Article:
For politicians, especially those with a genuine desire to educate themselves in governance, the club is an unbeatable experience."The exposure to experts, the high level of interaction, the frank discussions, where can you get all these in one place and in just an hour-and-half’s interaction," enthuses one member of the present government. In fact, he was so impressed by the quality of the intellectuals he met at the club that he even carried off one of its members to brief his partymen on a subject on which they were clueless."It is only natural that you should turn to this high-level group of experts when you are suddenly looking for someone to fill a post in the government," explains another old member who has been in and out of power.

The club’s unwavering ritual for the last few decades is to assemble every Saturday (except in the holiday season of June and July) at the IIC’s private dining hall at 1.30 pm for a buffet lunch. A guest speaker-it could be anyone from a prime minister to a party chief to a minister or an ambassador, carefully picked for what he may have to say-is invited to speak to the group for 20 minutes. No speaker has ever turned down an invitation. The club prides itself on always having at least one member who knows more about the subject than the guest speaker himself. Even former human resources development Murli Manohar Joshi was so flattered with the invitation he received last year that he came out "sounding almost reasonable."

The club’s sole criterion: no fudging, no dodging. Experts in their fields, like Dixit and Jairam, typify the core. Nothing leaks out, though there are over 12 journalists, like Baru.

The only criterion: no fudging, no dodging. In return, the club assures the speaker that not a word of the discussion will ever escape through its closed doors. No mean feat, considering that there are over a dozen journalists in the group. "It’s the promise of confidentiality that makes the speakers so forthcoming," points out a member who says he would rather spill a cabinet secret than risk losing his membership by leaking out the club’s discussion. How seriously the group takes its pledge of confidentiality this member saw on one occasion when a speaker’s comments reached the newspapers. There was an investigation, and some members even declared that the club should be closed down if members couldn’t respect the rule of secrecy.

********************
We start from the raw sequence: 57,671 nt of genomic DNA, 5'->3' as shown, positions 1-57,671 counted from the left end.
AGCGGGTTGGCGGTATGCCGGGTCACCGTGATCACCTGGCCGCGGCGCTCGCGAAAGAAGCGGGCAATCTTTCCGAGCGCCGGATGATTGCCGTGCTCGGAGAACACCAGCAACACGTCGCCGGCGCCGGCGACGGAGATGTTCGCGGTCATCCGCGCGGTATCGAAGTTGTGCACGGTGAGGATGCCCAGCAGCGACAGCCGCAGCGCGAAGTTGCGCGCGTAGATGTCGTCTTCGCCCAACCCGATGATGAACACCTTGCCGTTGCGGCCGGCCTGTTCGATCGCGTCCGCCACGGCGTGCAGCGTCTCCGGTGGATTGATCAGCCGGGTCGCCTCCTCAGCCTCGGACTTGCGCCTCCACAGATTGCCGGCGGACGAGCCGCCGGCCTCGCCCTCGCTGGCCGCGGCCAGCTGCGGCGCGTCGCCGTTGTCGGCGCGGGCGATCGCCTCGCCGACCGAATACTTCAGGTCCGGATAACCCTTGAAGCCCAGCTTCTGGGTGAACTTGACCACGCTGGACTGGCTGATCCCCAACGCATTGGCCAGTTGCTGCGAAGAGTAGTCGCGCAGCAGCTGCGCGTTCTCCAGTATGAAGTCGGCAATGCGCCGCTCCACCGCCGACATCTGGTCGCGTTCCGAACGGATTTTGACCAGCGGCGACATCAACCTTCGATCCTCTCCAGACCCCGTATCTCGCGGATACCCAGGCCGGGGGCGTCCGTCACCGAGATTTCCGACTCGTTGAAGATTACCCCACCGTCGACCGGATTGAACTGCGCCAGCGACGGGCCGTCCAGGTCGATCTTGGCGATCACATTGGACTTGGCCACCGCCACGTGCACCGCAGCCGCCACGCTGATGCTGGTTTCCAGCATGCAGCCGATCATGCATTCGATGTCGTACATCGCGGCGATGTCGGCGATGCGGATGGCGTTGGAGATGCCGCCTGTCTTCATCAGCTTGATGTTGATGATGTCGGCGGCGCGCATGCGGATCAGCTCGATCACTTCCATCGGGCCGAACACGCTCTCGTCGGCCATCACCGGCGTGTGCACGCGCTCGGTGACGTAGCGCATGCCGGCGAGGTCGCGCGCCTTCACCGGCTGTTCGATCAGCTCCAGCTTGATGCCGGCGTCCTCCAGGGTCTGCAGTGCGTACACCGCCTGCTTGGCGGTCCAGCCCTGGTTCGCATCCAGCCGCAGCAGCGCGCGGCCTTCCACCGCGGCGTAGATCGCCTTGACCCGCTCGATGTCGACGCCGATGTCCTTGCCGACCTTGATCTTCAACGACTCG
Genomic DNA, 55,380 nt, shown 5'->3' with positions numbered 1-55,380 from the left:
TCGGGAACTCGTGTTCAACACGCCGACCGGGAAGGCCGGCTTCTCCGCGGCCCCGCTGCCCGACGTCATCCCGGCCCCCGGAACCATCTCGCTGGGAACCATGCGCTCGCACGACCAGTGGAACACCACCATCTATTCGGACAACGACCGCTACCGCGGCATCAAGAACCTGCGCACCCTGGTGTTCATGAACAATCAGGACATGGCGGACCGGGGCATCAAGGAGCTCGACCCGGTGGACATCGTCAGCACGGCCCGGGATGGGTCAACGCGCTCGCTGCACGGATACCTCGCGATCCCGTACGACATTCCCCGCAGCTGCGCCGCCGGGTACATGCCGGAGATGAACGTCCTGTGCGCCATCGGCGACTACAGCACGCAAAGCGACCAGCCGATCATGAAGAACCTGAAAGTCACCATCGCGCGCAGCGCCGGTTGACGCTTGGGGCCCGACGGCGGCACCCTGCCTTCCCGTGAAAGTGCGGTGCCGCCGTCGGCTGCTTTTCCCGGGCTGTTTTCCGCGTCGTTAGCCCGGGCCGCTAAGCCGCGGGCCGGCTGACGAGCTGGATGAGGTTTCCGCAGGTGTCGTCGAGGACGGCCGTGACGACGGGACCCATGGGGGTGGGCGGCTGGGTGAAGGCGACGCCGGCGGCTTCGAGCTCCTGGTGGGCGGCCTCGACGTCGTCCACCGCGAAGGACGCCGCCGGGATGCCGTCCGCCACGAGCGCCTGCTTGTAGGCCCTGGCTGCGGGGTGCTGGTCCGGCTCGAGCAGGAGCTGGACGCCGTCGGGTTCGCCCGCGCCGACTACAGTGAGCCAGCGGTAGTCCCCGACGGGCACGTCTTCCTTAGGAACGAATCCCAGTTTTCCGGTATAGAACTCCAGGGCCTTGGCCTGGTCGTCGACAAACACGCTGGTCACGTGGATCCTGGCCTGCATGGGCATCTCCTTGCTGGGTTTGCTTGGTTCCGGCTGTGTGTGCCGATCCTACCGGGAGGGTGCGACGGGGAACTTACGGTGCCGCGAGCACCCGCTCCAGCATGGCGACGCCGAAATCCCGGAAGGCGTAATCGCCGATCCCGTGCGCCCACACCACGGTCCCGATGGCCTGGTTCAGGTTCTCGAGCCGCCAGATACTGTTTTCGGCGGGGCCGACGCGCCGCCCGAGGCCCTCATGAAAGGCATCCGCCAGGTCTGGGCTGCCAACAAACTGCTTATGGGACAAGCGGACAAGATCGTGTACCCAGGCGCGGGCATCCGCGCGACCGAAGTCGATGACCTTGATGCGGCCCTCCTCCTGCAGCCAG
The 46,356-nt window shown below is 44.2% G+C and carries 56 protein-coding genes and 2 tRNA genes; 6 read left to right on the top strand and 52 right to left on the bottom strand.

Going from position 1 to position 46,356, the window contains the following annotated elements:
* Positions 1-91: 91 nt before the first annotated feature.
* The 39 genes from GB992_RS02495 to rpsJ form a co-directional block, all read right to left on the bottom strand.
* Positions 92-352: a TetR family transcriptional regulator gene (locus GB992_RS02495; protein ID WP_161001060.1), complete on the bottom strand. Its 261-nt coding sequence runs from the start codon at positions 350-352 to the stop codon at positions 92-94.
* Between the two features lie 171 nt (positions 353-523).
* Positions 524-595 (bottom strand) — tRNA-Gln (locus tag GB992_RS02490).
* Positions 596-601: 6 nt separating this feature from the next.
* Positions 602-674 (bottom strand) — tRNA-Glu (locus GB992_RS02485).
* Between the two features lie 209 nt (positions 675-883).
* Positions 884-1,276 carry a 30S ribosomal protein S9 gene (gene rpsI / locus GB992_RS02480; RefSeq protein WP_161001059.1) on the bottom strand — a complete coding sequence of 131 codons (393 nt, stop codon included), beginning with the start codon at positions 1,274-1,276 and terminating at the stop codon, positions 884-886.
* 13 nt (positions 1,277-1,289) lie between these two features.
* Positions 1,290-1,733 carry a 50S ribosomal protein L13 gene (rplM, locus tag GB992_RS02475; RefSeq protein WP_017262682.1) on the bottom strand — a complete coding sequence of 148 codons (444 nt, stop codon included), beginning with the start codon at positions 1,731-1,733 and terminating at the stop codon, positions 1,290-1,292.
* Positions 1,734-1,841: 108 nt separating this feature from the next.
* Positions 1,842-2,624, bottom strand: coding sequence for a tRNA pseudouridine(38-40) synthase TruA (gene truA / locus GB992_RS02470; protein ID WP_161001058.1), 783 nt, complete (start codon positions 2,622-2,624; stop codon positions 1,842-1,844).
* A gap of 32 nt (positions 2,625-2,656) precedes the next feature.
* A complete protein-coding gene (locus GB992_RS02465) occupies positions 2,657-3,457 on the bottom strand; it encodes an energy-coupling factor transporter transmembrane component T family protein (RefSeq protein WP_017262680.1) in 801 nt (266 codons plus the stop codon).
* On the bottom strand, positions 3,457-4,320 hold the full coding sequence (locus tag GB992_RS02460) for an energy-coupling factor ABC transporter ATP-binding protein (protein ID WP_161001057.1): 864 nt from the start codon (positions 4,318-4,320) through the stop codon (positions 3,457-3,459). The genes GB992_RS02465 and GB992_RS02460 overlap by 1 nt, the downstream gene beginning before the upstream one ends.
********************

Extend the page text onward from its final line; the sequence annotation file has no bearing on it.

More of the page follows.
Just how picky the group is about who to invite can be guessed from their speakers’ list during the election months. Neither Atal Behari Vajpayee nor L.K. Advani or Sonia Gandhi received an invitation. "What can she say," members countered dismissively when someone suggested inviting her to speak. Instead, the club opted for younger leaders like Salman Khursheed and Sitaram Yechury, considering them to be more worthwhile-and forthcoming-to talk to.

It was during Gujral’s tenure that the Saturday Club broke one of its cardinal rules: holding a meeting at his residence on 7, Race Course Road. "But members were as brutal with Gujral as they always are with every speaker in their discussions," says Nayyar. Hardly surprising, considering the calibre of its members who would rather close down the club than succumb to sycophancy. In fact, they did shut down the club once, when Indira Gandhi declared Emergency. She was never a hot favourite in the club, despite it including some of her top aides like Romesh Thapar. She was possibly the one prime minister the club never considered inviting, even when she was out of power. Morarji Desai, on the other hand, did receive an invitation, as did Rajiv Gandhi and P.V. Narasimha Rao.

It’s a rule they are planning to break again to visit Dr Manmohan Singh at his new address.This time, the club won’t be satisfied with just the prime minister. They want his finance minister, P. Chidambaram, there as well, to grill the pair on how exactly they plan to create the jobs they have promised.And both know from past experience that it’s no use speaking anything but the bald truth.


Pic 1 : Sanjoy Ghosh

in Outlook India, Monday, June 21, 2004.